Wednesday, May 8, 2024

College Counseling for First Generation Students

by Patrick O'Connor, Ph.D.

There isn’t a lot of research on the best way to talk about college with students who would be the first in their family to attend, but it’s a research field that’s growing. The Journal of College Access is a space devoted to such research (full disclosure—I am a founding editor), so I’ve had a chance to peruse some quality work on this topic. Combined with conversations with professionals who work with these students, here’s a quick guided tour of things to do to shape a college counseling curriculum for first gens:

Start early Students who only know about colleges thanks to the NCAA and what they’ve “heard” about Harvard need a full-blown introduction to college—what it is, the kinds of colleges that exist, and why people go.

For high school counselors, the challenge here is that this education for first gens needs to start way before ninth grade—ideally, no later than fifth-or sixth-grade. This means working with your K-8 counseling colleagues on college awareness—or, if push comes to shove, going down to their buildings to present it yourself. It’s better if they buy in, but either way, it has to get out there, and early.

Involve parents A good number of parents who didn’t go to college are convinced of three things:

  • They can’t afford college—any college
  • Their child doesn’t have the grades for college
  • College is a waste of money if their child doesn’t know what they want to major in

You likely address all these topics with your 9-12 students when you talk college, and the same presentations will work with parents and younger students. Hint: Some of these parents will not come to a night presentation held at school. Instead, think about a Zoom presentation, or a presentation in the mall, the laundromat—or the local bar. Wherever it’s offered in person, bring raffle prizes, serve food (pizza works), offer childcare, and include case studies of students from your school who went on to college—there’s nothing like familiar faces to encourage families to open up.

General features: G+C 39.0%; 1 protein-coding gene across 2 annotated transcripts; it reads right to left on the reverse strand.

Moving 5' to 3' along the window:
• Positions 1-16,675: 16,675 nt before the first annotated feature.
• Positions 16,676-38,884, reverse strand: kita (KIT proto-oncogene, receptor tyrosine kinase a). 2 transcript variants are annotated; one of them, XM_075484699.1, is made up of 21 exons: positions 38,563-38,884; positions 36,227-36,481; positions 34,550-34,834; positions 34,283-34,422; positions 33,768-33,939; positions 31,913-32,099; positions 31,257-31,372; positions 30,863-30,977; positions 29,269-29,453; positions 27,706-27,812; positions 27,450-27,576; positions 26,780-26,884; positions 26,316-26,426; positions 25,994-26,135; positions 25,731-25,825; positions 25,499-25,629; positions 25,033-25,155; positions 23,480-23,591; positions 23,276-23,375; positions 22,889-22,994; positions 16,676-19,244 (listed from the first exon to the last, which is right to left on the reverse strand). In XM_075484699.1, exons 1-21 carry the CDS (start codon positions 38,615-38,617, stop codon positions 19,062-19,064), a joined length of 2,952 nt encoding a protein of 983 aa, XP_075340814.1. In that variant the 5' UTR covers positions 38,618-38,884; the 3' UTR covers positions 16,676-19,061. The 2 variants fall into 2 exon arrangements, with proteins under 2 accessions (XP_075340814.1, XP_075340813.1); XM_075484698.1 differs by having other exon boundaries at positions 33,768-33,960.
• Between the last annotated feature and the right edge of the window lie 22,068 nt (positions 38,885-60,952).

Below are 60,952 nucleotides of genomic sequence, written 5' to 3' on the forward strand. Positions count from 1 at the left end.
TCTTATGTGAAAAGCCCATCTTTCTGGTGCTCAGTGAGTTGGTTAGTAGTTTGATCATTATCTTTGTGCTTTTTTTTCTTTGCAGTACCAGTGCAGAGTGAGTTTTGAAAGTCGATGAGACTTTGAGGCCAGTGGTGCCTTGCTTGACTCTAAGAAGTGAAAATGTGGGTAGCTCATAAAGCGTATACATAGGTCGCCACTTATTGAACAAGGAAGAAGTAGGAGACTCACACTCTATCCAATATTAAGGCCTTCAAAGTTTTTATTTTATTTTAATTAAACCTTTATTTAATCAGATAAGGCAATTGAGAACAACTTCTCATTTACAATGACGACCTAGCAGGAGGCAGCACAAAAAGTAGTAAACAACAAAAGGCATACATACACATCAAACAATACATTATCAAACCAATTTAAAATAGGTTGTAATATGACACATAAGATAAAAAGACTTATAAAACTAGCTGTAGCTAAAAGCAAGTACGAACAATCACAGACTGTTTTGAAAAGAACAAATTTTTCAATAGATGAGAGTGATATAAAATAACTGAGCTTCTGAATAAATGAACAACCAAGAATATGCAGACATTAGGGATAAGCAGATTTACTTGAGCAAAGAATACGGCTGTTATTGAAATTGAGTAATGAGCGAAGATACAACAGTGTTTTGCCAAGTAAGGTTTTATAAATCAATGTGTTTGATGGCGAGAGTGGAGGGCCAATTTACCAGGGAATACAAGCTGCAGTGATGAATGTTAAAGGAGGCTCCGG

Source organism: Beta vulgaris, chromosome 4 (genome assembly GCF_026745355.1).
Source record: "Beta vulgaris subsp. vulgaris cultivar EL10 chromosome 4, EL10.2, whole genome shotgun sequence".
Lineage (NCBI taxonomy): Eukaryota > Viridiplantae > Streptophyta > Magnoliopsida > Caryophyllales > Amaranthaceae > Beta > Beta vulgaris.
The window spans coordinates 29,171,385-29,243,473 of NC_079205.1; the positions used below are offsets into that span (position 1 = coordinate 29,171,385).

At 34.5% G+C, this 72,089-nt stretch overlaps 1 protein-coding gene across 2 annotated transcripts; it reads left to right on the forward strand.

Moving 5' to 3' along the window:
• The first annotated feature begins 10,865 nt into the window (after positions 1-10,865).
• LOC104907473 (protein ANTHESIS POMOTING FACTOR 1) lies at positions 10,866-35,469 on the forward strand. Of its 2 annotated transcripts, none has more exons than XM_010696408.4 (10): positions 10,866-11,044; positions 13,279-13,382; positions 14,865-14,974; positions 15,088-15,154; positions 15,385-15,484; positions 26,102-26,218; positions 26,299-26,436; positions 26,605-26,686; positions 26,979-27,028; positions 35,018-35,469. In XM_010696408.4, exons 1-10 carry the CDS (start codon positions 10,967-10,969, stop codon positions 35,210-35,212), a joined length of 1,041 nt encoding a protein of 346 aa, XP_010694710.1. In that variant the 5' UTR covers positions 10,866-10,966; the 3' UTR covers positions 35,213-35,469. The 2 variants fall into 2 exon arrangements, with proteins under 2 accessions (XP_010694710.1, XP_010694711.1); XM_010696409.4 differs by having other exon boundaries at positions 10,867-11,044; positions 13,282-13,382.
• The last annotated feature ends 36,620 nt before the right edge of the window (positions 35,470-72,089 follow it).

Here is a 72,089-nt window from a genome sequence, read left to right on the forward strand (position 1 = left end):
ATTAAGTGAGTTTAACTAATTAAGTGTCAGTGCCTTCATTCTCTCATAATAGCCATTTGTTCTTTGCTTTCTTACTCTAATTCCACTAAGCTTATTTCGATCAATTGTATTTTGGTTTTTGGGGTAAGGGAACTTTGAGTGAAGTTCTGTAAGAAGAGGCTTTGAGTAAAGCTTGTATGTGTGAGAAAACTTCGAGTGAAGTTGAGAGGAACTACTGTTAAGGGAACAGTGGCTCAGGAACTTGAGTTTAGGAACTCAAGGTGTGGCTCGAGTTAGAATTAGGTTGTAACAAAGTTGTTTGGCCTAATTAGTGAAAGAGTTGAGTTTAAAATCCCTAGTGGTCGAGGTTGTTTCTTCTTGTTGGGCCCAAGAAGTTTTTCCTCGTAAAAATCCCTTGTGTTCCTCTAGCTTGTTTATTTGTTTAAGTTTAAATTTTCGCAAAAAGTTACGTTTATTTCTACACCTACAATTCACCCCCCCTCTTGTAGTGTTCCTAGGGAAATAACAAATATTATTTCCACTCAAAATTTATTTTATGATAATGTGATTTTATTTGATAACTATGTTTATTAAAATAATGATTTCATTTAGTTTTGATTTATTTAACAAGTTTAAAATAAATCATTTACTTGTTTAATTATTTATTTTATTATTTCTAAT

Affordability, Part 2 A nice add-in for first gen presentations is a walkthrough of the Federal Student Aid Estimator and a Net Price Calculator. The Estimator asks 10 questions that give an estimate—yes, it’s an estimate—of how much Federal aid the student could get. Net Price Calculators are college-based estimators of aid the student might get at that college—take a look at this one for Michigan State.

These are both estimators, and some students and families may jump at the idea of loans, so you need to talk about what that means. It’s also wise to direct them to a college that’s more affordable for your average family, since the goal is to educate, not intimidate.

Take College Classes in High School The very best way to help students understand what college is all about is to have them go to college while in high school. Programs like Early College and Dual Enrollment allow students to do this, with the school district typically paying for all related costs.

It’s best if these classes are offered on a college campus—that offers the student the full experience. It’s also important to work with the student to take classes that will likely transfer for college credit when they go to college after high school. Not nearly all classes transfer, so work closely with the students to choose wisely. If they can take 3 or 4 college classes in high school, for free, they’ll see college as something doable, because they’ve already done it.

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